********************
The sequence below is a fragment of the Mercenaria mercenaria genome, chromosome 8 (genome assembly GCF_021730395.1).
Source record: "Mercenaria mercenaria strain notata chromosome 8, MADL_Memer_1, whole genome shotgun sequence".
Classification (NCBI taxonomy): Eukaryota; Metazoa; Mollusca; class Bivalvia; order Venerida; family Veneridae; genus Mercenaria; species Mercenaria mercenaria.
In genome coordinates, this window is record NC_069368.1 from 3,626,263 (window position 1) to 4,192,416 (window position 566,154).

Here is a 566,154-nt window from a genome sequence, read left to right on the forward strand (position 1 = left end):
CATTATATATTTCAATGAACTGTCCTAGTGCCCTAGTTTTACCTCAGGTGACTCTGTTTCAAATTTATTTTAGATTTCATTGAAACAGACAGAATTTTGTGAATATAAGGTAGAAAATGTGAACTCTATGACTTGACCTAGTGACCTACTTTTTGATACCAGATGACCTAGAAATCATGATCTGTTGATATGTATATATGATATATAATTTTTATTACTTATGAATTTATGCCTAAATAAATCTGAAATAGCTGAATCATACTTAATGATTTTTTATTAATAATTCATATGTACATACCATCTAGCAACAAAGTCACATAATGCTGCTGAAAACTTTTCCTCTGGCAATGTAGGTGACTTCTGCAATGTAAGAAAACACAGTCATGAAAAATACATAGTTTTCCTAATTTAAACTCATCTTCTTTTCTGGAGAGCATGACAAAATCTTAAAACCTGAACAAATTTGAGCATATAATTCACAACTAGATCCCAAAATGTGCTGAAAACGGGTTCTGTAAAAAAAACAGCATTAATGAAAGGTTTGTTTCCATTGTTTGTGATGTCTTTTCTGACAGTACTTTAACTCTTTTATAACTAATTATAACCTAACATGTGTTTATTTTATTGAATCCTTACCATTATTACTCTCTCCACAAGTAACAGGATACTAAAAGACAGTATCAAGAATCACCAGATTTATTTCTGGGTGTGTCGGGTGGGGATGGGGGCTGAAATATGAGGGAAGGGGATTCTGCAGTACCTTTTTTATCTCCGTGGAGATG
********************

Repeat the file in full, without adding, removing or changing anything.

The sequence below is a fragment of the Mercenaria mercenaria genome, chromosome 8 (genome assembly GCF_021730395.1).
Source record: "Mercenaria mercenaria strain notata chromosome 8, MADL_Memer_1, whole genome shotgun sequence".
Classification (NCBI taxonomy): Eukaryota; Metazoa; Mollusca; class Bivalvia; order Venerida; family Veneridae; genus Mercenaria; species Mercenaria mercenaria.
In genome coordinates, this window is record NC_069368.1 from 3,626,263 (window position 1) to 4,192,416 (window position 566,154).

Here is a 566,154-nt window from a genome sequence, read left to right on the forward strand (position 1 = left end):
CATTATATATTTCAATGAACTGTCCTAGTGCCCTAGTTTTACCTCAGGTGACTCTGTTTCAAATTTATTTTAGATTTCATTGAAACAGACAGAATTTTGTGAATATAAGGTAGAAAATGTGAACTCTATGACTTGACCTAGTGACCTACTTTTTGATACCAGATGACCTAGAAATCATGATCTGTTGATATGTATATATGATATATAATTTTTATTACTTATGAATTTATGCCTAAATAAATCTGAAATAGCTGAATCATACTTAATGATTTTTTATTAATAATTCATATGTACATACCATCTAGCAACAAAGTCACATAATGCTGCTGAAAACTTTTCCTCTGGCAATGTAGGTGACTTCTGCAATGTAAGAAAACACAGTCATGAAAAATACATAGTTTTCCTAATTTAAACTCATCTTCTTTTCTGGAGAGCATGACAAAATCTTAAAACCTGAACAAATTTGAGCATATAATTCACAACTAGATCCCAAAATGTGCTGAAAACGGGTTCTGTAAAAAAAACAGCATTAATGAAAGGTTTGTTTCCATTGTTTGTGATGTCTTTTCTGACAGTACTTTAACTCTTTTATAACTAATTATAACCTAACATGTGTTTATTTTATTGAATCCTTACCATTATTACTCTCTCCACAAGTAACAGGATACTAAAAGACAGTATCAAGAATCACCAGATTTATTTCTGGGTGTGTCGGGTGGGGATGGGGGCTGAAATATGAGGGAAGGGGATTCTGCAGTACCTTTTTTATCTCCGTGGAGATG